Maurizio Baglini is as rigorous as a musicologist as he is as a pianist. He plays from the Mussorgsky manuscript with only changes he feels sure the composer would have sanctioned. It’s often overlooked that Mussorgsky was a fine pianist who composed at the piano. Like Beethoven he was constantly searching for new sounds from his instrument. Maestro Baglini has an advantage here over Maestro Mussorgsky. He is the owner of a Fazioli 1660 piano on which all his recordings are made. I bought it instead of buying a house, he told me recently. Paolo Fazioli’s piano factory is just eighteen kilometres from where the recording was made, and customer Baglini asked the engineer to extend the dynamic range of both the fortes and pianos even beyond those of his usual generous range. The engineer did. If you know Mussorgsky’s music you will see how the composer would have nodded in approval.
Baglini has also taken the liberty (while still worshipping at the Mussorgsky shrine) of doubling the bass octaves in the first promenade. The rhythm of this theme is regular, while its meter is irregular. That seemingly contradictory requirement is typical of the composer’s inventiveness. All his music is a vital dialogue between tradition and originality, with the latter usually winning out, except, that is, when Rimsky-Korsakov is admitted into the works.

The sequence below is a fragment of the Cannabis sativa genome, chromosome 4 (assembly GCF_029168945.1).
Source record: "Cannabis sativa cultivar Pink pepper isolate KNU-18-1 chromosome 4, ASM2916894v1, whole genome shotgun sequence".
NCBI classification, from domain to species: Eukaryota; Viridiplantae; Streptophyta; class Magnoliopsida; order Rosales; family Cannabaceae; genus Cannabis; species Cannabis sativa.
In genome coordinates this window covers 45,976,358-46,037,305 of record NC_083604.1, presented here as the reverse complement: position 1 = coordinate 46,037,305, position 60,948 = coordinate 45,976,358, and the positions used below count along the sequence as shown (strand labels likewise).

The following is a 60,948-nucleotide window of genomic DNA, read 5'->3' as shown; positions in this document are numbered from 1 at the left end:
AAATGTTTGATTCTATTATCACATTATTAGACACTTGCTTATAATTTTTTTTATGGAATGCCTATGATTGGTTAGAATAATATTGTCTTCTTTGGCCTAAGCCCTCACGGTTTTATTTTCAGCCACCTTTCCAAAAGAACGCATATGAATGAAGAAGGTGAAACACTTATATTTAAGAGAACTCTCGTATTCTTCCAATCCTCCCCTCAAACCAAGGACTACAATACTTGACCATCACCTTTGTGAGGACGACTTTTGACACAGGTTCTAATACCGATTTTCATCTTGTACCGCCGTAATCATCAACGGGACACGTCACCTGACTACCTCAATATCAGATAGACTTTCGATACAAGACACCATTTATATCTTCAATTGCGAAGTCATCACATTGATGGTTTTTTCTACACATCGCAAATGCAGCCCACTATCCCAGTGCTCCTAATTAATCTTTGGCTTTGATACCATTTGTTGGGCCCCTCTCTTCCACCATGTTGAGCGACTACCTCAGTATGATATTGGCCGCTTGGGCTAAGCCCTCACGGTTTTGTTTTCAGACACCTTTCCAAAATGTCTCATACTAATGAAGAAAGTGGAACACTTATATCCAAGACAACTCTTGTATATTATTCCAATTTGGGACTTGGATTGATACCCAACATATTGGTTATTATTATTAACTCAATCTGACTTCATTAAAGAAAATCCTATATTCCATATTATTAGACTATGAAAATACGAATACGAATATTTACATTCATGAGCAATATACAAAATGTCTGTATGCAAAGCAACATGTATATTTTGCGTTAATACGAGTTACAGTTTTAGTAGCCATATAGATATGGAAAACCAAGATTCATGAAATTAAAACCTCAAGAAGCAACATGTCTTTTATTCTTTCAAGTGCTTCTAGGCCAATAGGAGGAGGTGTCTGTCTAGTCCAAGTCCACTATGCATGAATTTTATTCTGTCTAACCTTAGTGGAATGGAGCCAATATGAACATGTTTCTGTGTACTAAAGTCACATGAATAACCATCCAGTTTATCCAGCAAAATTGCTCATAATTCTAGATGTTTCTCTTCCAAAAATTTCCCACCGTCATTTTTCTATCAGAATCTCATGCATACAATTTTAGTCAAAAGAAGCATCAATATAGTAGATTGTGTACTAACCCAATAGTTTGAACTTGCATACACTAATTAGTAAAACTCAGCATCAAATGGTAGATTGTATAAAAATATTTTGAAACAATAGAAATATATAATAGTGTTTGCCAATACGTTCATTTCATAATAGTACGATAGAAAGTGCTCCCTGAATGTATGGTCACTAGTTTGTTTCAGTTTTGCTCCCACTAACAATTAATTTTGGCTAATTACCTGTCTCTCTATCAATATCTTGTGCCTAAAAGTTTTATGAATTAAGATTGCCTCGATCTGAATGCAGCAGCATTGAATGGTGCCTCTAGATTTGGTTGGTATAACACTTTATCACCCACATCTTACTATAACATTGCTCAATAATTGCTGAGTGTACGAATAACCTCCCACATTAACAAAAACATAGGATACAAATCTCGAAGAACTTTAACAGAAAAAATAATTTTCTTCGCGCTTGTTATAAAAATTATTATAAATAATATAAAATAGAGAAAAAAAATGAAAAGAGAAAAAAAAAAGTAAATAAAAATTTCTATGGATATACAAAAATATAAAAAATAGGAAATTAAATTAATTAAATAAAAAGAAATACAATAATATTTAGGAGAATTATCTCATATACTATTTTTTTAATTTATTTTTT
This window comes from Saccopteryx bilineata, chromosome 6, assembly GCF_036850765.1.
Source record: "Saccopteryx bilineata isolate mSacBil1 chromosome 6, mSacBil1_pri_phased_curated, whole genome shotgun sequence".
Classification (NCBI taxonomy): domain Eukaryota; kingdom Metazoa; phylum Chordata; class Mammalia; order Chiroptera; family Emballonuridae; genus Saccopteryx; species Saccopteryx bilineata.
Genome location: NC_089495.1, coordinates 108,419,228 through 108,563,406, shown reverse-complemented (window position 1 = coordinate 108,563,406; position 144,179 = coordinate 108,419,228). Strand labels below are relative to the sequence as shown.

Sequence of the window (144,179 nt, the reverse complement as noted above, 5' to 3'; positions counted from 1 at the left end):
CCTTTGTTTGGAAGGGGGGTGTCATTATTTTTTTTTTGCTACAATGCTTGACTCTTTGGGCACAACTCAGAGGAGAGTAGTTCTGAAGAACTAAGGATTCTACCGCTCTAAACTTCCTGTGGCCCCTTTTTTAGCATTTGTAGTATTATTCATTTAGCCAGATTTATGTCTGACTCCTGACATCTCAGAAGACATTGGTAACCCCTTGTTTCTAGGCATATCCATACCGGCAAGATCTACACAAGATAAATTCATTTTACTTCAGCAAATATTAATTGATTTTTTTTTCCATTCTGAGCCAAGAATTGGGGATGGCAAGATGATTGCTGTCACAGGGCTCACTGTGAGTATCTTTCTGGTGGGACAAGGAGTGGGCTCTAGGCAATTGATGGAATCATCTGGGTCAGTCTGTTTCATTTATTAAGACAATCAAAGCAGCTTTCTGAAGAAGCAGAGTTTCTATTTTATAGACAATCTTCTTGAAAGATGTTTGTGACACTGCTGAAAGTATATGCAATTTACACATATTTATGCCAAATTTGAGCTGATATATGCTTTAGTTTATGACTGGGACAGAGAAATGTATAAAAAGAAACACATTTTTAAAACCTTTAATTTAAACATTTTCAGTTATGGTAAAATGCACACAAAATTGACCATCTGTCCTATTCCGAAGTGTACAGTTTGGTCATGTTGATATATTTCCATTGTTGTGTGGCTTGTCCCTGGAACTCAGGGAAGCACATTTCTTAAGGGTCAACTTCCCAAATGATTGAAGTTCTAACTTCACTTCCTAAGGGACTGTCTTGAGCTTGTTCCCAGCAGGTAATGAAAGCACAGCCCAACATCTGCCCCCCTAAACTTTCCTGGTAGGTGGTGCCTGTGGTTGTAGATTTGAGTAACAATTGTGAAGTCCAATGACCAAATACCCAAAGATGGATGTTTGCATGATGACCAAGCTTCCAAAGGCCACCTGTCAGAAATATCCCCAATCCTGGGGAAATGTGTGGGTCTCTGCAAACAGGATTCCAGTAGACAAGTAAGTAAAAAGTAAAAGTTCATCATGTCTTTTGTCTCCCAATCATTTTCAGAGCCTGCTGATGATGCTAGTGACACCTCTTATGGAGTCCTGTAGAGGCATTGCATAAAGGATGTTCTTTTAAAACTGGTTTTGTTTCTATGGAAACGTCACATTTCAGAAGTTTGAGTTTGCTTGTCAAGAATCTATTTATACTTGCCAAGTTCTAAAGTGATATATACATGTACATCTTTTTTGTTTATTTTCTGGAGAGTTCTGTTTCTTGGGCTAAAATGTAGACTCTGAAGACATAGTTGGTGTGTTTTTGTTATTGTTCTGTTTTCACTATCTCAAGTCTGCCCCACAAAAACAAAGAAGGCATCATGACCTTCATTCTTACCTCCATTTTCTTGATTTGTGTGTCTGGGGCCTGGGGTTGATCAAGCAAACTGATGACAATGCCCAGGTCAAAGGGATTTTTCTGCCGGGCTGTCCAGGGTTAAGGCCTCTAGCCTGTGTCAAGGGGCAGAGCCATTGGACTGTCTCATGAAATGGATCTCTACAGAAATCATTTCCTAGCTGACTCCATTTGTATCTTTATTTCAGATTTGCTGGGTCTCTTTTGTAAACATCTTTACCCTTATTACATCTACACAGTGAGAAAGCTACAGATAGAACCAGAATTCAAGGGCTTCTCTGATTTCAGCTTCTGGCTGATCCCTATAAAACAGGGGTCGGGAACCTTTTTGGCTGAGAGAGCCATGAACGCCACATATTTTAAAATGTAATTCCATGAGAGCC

Our ears are so used to Ravel’s orchestration of these Pictures that it is hard to hear the original piano sounds without an invocation of orchestral colours. This CD however, is a pianist’s Pictures, written by and played by pianists, and—dare I say it?—for pianists. Speak up for your instrument, boys and girls. (Admission: even I sound like a great pianist on a Fazioli piano, whereas the truth is far from what you hear there. And that is not a suggestion that Ingeniere. Fazioli has done more work for this recording than Baglini.)